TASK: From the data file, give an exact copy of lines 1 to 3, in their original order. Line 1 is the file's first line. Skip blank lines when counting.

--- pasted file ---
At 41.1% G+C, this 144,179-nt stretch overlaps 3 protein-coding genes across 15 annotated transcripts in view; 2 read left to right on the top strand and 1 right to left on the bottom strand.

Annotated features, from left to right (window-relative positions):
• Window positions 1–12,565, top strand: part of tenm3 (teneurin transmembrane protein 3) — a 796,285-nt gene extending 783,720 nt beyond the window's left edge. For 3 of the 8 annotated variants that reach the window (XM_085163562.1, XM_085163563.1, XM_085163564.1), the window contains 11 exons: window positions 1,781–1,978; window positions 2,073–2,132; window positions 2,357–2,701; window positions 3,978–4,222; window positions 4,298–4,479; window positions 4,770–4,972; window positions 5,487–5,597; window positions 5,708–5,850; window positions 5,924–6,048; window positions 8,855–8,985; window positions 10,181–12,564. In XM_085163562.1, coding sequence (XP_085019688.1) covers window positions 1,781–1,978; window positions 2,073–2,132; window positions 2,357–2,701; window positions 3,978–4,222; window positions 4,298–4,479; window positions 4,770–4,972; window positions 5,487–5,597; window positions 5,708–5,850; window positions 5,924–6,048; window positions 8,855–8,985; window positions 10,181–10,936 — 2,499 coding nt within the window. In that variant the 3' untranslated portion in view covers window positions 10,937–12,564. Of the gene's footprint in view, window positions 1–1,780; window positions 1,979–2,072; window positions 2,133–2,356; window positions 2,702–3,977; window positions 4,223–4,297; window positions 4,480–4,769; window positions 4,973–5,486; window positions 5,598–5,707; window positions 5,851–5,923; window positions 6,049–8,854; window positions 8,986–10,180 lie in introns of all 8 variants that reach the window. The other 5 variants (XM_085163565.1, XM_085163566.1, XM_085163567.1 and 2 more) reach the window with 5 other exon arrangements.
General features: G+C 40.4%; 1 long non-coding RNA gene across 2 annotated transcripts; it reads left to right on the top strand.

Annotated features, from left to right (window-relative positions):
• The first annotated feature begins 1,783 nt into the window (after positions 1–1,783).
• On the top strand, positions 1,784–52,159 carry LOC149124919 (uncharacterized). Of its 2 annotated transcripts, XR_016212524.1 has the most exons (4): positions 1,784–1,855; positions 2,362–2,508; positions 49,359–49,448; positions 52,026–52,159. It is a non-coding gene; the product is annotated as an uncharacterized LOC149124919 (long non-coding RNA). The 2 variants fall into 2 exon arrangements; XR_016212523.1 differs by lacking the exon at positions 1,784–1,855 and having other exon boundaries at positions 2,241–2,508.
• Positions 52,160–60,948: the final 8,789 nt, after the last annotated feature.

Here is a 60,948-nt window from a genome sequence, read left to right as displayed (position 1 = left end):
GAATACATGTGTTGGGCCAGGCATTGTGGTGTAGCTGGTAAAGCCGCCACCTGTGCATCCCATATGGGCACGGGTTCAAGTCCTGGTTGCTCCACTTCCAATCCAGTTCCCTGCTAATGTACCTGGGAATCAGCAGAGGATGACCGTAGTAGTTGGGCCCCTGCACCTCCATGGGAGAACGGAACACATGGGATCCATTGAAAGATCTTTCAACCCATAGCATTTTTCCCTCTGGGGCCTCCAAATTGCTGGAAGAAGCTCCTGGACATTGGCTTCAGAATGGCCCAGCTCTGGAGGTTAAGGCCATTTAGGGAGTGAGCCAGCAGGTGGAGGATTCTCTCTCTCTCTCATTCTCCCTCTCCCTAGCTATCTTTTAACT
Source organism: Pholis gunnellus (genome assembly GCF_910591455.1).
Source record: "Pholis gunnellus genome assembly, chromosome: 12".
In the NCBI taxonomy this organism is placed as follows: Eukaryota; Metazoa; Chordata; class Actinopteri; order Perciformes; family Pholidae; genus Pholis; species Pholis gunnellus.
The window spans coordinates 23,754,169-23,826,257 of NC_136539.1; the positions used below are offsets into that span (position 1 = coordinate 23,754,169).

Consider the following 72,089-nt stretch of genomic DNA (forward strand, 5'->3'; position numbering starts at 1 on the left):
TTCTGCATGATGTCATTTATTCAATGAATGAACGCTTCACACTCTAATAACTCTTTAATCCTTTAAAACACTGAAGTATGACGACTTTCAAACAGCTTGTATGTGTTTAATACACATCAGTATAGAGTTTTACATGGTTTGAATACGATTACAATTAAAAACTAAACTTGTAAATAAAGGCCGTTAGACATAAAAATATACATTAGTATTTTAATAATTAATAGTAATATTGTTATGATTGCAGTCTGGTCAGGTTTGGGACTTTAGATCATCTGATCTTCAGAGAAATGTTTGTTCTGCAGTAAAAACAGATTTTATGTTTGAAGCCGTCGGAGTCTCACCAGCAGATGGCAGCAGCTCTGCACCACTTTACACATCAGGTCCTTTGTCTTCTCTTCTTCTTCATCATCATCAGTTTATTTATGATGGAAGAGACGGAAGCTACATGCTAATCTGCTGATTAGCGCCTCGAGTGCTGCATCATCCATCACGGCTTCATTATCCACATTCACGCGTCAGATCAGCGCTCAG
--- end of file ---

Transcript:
At 41.1% G+C, this 144,179-nt stretch overlaps 3 protein-coding genes across 15 annotated transcripts in view; 2 read left to right on the top strand and 1 right to left on the bottom strand.

Annotated features, from left to right (window-relative positions):
• Window positions 1–12,565, top strand: part of tenm3 (teneurin transmembrane protein 3) — a 796,285-nt gene extending 783,720 nt beyond the window's left edge. For 3 of the 8 annotated variants that reach the window (XM_085163562.1, XM_085163563.1, XM_085163564.1), the window contains 11 exons: window positions 1,781–1,978; window positions 2,073–2,132; window positions 2,357–2,701; window positions 3,978–4,222; window positions 4,298–4,479; window positions 4,770–4,972; window positions 5,487–5,597; window positions 5,708–5,850; window positions 5,924–6,048; window positions 8,855–8,985; window positions 10,181–12,564. In XM_085163562.1, coding sequence (XP_085019688.1) covers window positions 1,781–1,978; window positions 2,073–2,132; window positions 2,357–2,701; window positions 3,978–4,222; window positions 4,298–4,479; window positions 4,770–4,972; window positions 5,487–5,597; window positions 5,708–5,850; window positions 5,924–6,048; window positions 8,855–8,985; window positions 10,181–10,936 — 2,499 coding nt within the window. In that variant the 3' untranslated portion in view covers window positions 10,937–12,564. Of the gene's footprint in view, window positions 1–1,780; window positions 1,979–2,072; window positions 2,133–2,356; window positions 2,702–3,977; window positions 4,223–4,297; window positions 4,480–4,769; window positions 4,973–5,486; window positions 5,598–5,707; window positions 5,851–5,923; window positions 6,049–8,854; window positions 8,986–10,180 lie in introns of all 8 variants that reach the window. The other 5 variants (XM_085163565.1, XM_085163566.1, XM_085163567.1 and 2 more) reach the window with 5 other exon arrangements.